Leahy: No one questions our authority to impose federal insurance mandate

posted at 12:55 pm on October 22, 2009 by Ed Morrissey

Constitution? What Constitution? Patrick Leahy either feigns ignorance or demonstrates it when questioned about the authority for the federal government to mandate the purchase of health insurance. CNS News captures this moment of either forced or natural obtuseness by the chair of the Senate Judiciary Committee (via The College Politico on Twitter):

Q: I just want to know where, in your opinion, does the Constitution give specific authority for Congress to give an individual mandate for health insurance?

LEAHY: What — we have plenty of authority.  Are you saying there is no authority?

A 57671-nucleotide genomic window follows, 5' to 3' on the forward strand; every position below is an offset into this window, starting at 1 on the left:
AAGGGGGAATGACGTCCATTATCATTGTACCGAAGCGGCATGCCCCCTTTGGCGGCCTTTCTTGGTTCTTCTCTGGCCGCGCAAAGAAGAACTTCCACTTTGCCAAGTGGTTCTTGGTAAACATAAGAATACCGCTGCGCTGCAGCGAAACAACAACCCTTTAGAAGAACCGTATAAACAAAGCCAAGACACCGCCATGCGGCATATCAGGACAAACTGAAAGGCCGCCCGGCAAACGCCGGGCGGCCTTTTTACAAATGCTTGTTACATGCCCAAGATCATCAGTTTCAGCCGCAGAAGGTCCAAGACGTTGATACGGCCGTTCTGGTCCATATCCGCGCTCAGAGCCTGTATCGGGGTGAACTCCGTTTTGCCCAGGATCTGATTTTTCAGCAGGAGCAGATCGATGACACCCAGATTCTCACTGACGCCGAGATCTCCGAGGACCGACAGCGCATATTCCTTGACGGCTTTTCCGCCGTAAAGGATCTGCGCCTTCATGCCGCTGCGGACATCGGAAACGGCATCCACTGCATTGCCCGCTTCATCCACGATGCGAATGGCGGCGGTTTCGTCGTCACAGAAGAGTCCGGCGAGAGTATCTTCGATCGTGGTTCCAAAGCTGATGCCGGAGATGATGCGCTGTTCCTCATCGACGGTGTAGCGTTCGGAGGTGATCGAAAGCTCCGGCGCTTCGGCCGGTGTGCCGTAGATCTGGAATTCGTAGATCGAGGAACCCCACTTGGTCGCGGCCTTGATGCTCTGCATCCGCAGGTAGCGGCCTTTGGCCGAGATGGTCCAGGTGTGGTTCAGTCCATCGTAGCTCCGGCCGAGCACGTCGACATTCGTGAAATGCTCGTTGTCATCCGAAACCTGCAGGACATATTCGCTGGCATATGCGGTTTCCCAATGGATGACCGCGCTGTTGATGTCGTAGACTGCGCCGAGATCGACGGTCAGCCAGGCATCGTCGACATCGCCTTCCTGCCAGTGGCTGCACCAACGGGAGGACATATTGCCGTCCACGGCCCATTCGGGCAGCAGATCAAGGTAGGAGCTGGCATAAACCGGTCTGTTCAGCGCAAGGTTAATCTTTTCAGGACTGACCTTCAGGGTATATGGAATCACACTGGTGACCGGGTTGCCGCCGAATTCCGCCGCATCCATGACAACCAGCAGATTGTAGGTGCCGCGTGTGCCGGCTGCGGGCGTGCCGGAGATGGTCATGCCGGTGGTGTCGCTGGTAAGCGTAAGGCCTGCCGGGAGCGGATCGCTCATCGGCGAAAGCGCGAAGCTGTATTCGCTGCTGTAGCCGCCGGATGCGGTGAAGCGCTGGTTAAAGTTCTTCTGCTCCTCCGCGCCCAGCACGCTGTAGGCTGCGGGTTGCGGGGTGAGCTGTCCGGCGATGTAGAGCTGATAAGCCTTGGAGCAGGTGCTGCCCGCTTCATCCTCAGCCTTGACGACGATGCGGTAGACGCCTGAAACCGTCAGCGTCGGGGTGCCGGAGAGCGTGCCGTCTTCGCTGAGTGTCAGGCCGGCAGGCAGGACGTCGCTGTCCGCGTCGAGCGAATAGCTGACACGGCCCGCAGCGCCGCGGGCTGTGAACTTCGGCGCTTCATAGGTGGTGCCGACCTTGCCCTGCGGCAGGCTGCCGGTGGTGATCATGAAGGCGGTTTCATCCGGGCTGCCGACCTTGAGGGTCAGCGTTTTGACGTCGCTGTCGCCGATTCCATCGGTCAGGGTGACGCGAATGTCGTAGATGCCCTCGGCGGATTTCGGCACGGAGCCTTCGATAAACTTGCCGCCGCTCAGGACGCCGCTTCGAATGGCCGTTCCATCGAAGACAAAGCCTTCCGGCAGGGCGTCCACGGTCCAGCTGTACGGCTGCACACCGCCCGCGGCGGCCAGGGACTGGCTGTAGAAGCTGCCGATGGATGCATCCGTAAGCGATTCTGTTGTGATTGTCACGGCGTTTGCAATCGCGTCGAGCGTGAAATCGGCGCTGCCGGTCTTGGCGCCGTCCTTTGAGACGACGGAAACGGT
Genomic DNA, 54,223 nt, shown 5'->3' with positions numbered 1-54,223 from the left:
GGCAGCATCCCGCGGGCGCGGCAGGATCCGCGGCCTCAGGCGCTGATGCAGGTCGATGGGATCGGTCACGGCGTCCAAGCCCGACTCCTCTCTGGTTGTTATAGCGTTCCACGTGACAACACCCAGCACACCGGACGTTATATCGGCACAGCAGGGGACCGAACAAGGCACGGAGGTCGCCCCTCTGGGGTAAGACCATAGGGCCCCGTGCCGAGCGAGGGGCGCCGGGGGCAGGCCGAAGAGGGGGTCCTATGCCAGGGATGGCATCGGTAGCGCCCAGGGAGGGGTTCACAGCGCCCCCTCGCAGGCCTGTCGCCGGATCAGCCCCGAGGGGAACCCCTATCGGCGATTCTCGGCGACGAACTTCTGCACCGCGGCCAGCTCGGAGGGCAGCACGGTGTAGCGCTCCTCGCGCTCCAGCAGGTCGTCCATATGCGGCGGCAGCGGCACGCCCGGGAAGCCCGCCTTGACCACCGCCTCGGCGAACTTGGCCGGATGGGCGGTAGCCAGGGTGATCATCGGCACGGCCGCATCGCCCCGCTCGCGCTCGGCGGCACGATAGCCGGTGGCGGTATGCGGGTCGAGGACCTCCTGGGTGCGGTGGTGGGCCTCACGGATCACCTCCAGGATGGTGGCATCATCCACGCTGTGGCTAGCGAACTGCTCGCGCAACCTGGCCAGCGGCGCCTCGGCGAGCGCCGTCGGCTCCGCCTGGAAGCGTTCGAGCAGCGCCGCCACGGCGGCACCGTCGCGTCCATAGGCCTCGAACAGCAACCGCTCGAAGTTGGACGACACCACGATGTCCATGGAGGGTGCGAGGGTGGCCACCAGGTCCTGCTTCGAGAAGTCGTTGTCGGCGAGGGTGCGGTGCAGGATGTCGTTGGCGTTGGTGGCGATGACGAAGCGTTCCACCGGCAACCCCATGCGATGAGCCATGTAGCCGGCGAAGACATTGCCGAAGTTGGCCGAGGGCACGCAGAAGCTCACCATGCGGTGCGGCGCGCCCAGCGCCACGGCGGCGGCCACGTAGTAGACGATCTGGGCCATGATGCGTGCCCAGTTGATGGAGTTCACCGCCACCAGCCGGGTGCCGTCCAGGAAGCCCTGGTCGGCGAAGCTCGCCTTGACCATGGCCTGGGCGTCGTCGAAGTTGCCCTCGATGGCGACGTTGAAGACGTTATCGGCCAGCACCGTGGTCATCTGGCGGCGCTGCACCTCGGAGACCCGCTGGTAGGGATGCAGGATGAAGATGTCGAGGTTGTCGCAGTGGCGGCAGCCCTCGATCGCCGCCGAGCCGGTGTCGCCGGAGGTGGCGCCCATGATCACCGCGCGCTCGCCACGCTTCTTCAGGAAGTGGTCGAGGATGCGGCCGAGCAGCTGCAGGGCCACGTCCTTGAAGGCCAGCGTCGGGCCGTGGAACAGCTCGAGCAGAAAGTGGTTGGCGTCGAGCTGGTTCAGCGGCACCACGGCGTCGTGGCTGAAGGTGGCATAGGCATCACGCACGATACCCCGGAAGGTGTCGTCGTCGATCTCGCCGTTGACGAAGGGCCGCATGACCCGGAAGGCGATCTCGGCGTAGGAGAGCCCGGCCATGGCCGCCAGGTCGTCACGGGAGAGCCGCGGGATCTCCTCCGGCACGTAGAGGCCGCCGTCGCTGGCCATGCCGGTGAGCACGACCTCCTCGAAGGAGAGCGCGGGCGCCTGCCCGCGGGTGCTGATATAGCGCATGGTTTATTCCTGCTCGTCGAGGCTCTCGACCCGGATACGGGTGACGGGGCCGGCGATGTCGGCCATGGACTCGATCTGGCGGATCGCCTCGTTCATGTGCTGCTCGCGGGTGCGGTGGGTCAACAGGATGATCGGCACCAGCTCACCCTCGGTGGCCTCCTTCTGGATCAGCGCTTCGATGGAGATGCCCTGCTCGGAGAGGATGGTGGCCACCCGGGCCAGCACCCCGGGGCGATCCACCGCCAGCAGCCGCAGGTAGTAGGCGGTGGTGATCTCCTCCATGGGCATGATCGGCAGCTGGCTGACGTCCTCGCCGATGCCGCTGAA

Q: I’m asking —

LEAHY: Why would you say there is no authority?  I mean, there’s no question there’s authority.  Nobody questions that.

Q: But where — I mean, which —

LEAHY: Where do we have authority to set speed limits on an interstate highway?

Q: Well, the states do that.

LEAHY: No, no, the federal government does that.

Well, actually, they don’t set those limits now, although they did in the past.  The answer to that question is that the federal government built the interstate highway system, and that Americans have the option to use them or not.   The government does not make driving on these highways mandatory, nor does it make the purchase of gasoline (which has a federal tax component) mandatory, either.

In fact, plenty of people question whether the Constitution allows the federal government the authority to mandate any kind of purchase.  It gives C0ngress the authority to regulate interstate commerce, but that wouldn’t apply at all — because the federal government blocks the interstate sale of health insurance at the moment.

At least a few people have been asking this question for months.  Apparently, Senator Leahy is a little too busy in his ivory tower to listen.


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